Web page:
• require “all businesses that offer dispute resolution services in consumer markets” to be approved under the Alternative Dispute Resolution for Consumer Disputes (Competent Authorities and Information) Regulations 2015; and
    • strengthen the existing accreditation framework to ensure a common set of standards are applied and that providers can be held accountable.

‘Consumer ADR’ is usually understood as referring to the services provided by dispute resolution bodies set up specifically to deal with consumer/trader disputes, such as Ombudsmen and  trade association schemes.  It is currently not clear to what extent the new approval requirement could extend to individual mediators/neutrals or small independent ADR bodies which do not operate within any particular consumer sector but are available to deal with disputes that could be categorised as consumer disputes.

  • Improving business take-up of ADR in non-regulated markets:   The consultation recognised that, while in the regulated consumer sectors it is generally mandatory for traders to participate in ADR schemes, in sectors where participation is voluntary there is little engagement by business particularly amongst SMEs.  Although the report notes strong support for it in the consultation responses, the government appears to be not proceeding with a proposal that business participation in ADR should be made mandatory in the motor vehicles and home improvements sectors.  The report’s conclusion with respect to improving business take-up is limited to supporting the Ministry of Justice’s ongoing wider policy review of the role of ADR in civil disputes generally.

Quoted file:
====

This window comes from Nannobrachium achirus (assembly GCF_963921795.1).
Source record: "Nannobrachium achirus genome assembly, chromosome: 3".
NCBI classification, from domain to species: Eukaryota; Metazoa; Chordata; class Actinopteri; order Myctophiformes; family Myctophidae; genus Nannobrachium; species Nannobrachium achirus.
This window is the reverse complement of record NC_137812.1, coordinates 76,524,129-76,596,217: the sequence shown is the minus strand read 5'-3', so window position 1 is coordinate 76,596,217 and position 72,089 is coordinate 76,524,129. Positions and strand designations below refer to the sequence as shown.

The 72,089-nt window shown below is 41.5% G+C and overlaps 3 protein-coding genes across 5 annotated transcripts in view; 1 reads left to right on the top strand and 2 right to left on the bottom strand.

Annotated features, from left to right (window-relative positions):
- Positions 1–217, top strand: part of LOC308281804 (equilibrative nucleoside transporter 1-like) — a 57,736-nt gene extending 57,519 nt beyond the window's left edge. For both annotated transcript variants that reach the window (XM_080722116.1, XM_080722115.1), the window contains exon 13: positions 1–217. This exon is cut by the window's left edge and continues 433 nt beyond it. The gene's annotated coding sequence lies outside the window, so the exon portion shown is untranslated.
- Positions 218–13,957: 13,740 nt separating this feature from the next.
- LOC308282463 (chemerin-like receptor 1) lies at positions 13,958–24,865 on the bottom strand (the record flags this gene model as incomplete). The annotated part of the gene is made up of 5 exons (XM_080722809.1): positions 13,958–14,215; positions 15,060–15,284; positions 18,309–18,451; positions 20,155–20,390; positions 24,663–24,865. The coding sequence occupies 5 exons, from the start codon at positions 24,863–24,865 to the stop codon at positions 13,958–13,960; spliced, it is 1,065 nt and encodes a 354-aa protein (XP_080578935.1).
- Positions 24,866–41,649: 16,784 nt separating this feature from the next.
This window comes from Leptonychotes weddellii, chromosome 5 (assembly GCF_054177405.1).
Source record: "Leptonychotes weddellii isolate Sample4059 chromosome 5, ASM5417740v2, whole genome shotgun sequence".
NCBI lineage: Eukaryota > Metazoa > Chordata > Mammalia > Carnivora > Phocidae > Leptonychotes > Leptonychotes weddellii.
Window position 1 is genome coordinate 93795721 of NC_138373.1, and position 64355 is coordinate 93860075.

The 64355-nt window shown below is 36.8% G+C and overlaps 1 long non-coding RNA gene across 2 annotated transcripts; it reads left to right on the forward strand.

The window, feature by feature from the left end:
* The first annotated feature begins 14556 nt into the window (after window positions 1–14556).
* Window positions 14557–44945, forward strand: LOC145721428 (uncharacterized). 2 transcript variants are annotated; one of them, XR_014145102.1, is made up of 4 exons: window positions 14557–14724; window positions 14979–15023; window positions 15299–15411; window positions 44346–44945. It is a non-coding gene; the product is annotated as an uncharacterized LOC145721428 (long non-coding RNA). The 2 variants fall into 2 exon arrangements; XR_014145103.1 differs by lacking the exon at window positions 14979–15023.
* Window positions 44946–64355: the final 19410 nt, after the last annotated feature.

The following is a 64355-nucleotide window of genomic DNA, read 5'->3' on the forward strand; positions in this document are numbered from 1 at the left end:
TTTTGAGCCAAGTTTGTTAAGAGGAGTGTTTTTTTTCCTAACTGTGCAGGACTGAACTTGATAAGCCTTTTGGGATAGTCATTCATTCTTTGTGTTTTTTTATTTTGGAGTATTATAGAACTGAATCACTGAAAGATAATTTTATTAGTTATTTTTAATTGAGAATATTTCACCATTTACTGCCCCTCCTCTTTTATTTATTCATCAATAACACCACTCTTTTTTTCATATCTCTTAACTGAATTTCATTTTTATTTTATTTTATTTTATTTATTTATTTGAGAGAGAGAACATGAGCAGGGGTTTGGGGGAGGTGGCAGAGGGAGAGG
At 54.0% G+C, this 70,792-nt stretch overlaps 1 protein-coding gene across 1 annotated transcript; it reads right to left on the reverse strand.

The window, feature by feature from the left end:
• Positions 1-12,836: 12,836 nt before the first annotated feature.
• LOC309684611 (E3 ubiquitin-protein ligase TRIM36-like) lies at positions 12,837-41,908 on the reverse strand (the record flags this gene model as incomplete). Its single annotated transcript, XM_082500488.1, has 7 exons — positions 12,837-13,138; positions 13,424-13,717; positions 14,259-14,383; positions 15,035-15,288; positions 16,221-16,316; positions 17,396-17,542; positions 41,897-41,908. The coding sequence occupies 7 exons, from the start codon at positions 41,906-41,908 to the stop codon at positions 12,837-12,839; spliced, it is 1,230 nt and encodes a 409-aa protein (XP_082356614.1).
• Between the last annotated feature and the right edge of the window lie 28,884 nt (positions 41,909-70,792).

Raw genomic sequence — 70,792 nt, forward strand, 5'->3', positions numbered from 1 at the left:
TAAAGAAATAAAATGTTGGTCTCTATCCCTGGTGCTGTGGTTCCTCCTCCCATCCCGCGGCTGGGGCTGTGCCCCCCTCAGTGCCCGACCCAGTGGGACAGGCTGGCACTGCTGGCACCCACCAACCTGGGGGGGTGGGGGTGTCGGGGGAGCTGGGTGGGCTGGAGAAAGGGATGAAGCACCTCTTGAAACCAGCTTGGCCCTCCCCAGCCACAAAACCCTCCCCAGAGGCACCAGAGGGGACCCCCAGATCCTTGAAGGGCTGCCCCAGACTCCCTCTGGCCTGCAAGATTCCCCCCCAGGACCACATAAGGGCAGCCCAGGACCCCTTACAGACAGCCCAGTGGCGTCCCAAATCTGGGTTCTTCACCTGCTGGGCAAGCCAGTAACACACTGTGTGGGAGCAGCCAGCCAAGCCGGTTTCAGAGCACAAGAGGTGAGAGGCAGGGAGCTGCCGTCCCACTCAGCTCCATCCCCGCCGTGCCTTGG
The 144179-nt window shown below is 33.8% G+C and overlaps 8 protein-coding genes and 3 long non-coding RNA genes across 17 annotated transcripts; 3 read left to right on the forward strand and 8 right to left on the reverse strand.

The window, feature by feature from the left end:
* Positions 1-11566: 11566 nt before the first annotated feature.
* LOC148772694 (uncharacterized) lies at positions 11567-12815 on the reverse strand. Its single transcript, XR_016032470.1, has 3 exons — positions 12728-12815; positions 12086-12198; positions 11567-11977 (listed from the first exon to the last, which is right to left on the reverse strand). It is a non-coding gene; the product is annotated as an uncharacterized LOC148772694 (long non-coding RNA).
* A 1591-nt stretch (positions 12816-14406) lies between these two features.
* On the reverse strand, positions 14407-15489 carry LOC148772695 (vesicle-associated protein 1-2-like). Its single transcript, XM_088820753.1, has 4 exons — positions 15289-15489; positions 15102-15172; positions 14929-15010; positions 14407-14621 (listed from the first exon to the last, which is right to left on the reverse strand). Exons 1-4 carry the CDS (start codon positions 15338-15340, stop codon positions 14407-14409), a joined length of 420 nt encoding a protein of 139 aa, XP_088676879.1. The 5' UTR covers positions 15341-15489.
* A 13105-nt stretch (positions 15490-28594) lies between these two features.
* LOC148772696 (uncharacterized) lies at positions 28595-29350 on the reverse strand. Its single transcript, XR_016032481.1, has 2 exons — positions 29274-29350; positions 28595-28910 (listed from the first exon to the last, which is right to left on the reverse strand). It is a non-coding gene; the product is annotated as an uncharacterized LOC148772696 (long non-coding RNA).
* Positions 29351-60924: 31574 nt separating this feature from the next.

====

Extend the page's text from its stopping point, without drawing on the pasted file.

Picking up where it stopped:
Jan O'Neill
Jan O'Neill
Professional Support Lawyer, London
+44 20 7466 2202

 

 

Brexit: UK unwinds implementation of EU ADR laws

Jan O’Neill
Professional Support Lawyer, London

 

The UK Government has published legislation to effectively revoke the implementation of the EU Mediation Directive (2008/52/EC) after Brexit.

The Cross-Border Mediation (EU Directive) (EU Exit) Regulations 2019 (the Regulations) were made on 1 March 2019 and will come into effect on exit day, whenever that occurs.

Why?

The development is part of a wider policy decision by the Government to revoke/repeal UK domestic legislation that implemented EU law in instances where that law is based on reciprocity between EU Member States. Continue reading

The EU Online Dispute Resolution (ODR) Platform – an update on timing

It has been confirmed that online businesses will have an extended timeframe in which to comply with new obligations to signpost customers to the Online Dispute Resolution (ODR) Platform being set up by the EU Commission.